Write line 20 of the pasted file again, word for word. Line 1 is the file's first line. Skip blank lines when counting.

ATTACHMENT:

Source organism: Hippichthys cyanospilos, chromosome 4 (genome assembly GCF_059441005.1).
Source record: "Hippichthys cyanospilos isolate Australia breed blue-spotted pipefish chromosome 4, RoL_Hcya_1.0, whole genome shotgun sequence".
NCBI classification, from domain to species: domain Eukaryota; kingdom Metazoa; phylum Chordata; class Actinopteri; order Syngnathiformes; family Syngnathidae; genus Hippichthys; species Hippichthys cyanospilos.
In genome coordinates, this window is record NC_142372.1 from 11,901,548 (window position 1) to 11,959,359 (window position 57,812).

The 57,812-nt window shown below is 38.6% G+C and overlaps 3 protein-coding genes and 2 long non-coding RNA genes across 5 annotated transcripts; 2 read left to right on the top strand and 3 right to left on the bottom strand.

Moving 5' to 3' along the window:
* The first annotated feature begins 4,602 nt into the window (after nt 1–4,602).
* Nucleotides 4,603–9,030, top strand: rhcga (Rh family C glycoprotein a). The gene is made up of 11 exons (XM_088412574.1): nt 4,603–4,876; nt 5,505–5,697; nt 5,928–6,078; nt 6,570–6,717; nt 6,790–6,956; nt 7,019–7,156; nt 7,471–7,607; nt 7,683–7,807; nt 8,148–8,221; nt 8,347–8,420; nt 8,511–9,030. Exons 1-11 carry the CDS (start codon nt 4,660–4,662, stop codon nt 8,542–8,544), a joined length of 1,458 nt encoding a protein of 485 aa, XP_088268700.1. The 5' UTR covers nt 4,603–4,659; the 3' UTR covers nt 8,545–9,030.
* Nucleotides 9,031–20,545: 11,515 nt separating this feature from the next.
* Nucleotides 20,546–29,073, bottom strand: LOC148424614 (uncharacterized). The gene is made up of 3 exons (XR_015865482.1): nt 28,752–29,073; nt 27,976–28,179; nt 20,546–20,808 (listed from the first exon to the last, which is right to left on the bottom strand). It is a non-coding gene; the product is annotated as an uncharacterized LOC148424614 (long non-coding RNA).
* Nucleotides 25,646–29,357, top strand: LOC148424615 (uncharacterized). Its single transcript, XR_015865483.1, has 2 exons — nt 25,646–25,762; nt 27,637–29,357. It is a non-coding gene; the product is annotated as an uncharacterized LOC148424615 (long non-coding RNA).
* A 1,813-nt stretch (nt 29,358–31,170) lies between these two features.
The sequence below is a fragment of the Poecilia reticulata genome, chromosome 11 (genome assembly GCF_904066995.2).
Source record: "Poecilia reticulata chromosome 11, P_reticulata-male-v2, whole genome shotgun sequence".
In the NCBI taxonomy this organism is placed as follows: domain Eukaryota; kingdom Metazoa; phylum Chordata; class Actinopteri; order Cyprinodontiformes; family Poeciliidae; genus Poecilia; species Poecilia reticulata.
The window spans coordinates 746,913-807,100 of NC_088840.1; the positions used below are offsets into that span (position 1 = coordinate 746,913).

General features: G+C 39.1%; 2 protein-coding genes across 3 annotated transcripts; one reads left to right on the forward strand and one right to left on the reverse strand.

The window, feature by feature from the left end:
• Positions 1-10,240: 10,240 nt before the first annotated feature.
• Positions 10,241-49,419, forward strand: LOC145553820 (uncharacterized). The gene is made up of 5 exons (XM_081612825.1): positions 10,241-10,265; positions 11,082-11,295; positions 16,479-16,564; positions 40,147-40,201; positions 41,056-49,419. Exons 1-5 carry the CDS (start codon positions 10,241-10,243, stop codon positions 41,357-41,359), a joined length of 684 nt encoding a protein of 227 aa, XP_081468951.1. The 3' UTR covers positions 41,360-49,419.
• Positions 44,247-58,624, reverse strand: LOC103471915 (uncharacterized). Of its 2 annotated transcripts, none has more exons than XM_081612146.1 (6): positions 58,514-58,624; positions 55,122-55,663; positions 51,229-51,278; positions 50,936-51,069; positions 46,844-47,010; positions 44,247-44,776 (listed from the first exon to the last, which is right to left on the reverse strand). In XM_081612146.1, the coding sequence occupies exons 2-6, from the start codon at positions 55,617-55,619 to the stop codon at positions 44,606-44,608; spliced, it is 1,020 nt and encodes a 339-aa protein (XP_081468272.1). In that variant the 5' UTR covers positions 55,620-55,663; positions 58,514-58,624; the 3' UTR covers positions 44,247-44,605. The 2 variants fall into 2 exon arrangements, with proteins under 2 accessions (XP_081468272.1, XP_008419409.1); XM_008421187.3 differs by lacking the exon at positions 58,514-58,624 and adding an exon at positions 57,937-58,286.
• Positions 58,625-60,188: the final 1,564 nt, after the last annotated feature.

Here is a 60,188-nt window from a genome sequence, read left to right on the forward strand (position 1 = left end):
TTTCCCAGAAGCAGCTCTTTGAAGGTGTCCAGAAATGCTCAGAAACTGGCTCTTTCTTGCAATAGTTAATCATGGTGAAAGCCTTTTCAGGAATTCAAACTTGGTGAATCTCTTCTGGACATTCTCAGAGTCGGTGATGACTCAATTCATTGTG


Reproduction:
• Positions 10,241-49,419, forward strand: LOC145553820 (uncharacterized). The gene is made up of 5 exons (XM_081612825.1): positions 10,241-10,265; positions 11,082-11,295; positions 16,479-16,564; positions 40,147-40,201; positions 41,056-49,419. Exons 1-5 carry the CDS (start codon positions 10,241-10,243, stop codon positions 41,357-41,359), a joined length of 684 nt encoding a protein of 227 aa, XP_081468951.1. The 3' UTR covers positions 41,360-49,419.